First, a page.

Buying a used car through a private seller

If you choose to buy from a private seller, you may have a better opportunity to negotiate on price and get a better deal, but are unlikely to get an after-sale warranty. Remember that this sale is not governed by the same regulations as buying from a dealership and may carry more risk. If you’d like to know the average market price of the used car you’re looking at, use a car valuations website  to get a better idea.

Used car history and mechanical report

You may want to get an independent mechanical assessment before purchasing a used vehicle. A qualified mechanic will be able to give you reliable information about any risks and the vehicle’s worth. As well as an independent mechanical assessment, you should note down the VIN number for the vehicle and request a car history report (otherwise known as a REVS check or PPSR report). A comprehensive PPRS Report  can include a car price guide, whether the car has ever been stolen or written off, whether the odometer reading is correct, and further information about the used car’s safety and emission ratings.


Test driving a used car

After you’ve had a chance to thoroughly look at the interior and exterior of the used car, it’s time to take it for a test drive.

People inside car

Transmission effectiveness

If the used car has a manual transmission then look out for smooth, precise gear changes and clutch action. For an automatic vehicle take note of the upshifts and downshifts between auto gear changes. Ideally, there shouldn’t be abrupt jolts or swaying.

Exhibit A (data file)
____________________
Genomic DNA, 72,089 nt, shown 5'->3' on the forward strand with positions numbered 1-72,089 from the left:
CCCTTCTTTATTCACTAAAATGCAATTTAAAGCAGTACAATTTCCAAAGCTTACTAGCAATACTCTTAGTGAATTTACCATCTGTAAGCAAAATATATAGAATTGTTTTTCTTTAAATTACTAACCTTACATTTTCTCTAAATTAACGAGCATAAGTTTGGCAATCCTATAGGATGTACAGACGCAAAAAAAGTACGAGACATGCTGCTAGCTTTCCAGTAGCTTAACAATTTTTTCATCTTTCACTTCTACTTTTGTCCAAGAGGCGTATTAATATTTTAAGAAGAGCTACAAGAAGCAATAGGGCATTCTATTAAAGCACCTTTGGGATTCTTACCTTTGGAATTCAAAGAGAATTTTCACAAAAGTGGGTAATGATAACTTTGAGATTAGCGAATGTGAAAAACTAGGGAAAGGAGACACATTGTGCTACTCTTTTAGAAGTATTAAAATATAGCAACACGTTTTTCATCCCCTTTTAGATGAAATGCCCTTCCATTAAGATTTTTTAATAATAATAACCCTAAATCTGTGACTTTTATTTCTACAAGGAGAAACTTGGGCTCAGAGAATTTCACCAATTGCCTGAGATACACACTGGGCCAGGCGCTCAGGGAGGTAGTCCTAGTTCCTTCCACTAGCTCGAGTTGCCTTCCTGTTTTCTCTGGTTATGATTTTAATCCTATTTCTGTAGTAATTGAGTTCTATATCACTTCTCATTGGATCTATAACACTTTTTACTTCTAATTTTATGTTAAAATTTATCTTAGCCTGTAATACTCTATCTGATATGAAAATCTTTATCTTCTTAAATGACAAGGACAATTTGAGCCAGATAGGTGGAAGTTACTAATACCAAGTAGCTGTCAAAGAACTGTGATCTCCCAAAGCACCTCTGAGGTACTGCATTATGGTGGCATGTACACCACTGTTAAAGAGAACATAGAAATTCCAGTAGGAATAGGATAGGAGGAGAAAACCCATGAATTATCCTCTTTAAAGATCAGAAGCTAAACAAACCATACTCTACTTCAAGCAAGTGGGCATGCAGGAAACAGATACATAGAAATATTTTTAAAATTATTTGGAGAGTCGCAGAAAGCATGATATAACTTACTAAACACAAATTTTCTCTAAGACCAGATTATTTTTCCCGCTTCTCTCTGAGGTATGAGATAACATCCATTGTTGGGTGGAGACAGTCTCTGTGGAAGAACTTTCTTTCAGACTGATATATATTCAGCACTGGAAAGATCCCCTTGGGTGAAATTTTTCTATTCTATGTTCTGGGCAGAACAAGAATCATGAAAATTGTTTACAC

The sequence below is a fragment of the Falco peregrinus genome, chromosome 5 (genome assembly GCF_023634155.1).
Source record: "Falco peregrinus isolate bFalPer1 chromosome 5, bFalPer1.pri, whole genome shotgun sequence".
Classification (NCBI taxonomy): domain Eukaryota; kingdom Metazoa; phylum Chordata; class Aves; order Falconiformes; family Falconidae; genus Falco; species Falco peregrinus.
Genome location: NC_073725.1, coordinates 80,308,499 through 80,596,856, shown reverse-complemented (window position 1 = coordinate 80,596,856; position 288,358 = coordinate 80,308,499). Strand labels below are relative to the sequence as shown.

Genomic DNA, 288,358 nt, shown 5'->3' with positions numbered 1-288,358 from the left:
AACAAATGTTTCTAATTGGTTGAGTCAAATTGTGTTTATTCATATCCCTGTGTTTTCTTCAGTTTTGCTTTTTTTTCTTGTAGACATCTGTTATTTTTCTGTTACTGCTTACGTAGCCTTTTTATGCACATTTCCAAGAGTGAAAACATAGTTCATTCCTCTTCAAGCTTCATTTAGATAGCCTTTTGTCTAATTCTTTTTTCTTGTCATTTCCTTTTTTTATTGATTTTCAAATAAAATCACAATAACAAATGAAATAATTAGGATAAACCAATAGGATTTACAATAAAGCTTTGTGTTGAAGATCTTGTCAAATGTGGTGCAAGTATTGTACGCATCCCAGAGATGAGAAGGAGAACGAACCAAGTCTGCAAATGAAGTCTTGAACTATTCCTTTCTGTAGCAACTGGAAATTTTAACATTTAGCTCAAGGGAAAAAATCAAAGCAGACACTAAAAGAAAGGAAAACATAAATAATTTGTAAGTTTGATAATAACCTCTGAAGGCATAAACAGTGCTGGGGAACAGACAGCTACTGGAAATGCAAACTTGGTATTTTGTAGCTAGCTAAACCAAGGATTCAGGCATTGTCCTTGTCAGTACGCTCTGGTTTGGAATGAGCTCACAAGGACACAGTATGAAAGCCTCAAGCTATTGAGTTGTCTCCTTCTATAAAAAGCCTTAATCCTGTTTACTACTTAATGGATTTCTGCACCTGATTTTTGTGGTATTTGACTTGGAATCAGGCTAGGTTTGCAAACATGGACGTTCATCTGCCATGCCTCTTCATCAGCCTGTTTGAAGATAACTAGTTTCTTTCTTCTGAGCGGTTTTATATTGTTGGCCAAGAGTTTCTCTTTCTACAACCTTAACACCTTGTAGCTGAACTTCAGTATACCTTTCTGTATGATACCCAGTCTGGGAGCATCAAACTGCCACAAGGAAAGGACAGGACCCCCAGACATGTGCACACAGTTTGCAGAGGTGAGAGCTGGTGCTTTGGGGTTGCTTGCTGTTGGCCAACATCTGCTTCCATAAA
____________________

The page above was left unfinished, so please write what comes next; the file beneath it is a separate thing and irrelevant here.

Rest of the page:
Drive quality

If possible, it’s a good idea to also drive on different roads to see how the car responds on various surfaces. Dirt roads, gravel roads, winding roads, city streets, and freeways are some examples of different surface roads. Take note of any sounds or vibrations you may experience.


Engine power

Power is important to many car owners, but it’s not just about having the most powerful vehicle. Sometimes a car is too powerful and doesn’t suit your needs. If a car doesn’t accelerate as fast as you want it to, or if it goes too fast at a light touch of the pedal, if it makes you feel uneasy in any way, it may be worth looking elsewhere. It is also worth noting that depending on the engine size, things like air conditioning can affect the power, so it’s a good idea to switch on the air-con while driving to see if you notice any changes in engine power.


Good handling should mean a stable ride. The steering wheel should not be jerky or sensitive and there shouldn’t be a lag when turning or adjusting the wheel.


Braking is undoubtedly one of the most important aspects of driving, if your brakes are squeaking, are too strong, or too weak they may have to be replaced. Do not be concerned or put off by the idea of having to get some parts fixed. Buying a used car can mean replacing certain components, and sometimes the costs involved might be worth it.


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This article provides general information only. The Hollard Insurance Company Pty Ltd does not accept any responsibility or liability for any loss in connection with reliance on this article. You should seek independent professional advice in relation to buying a car.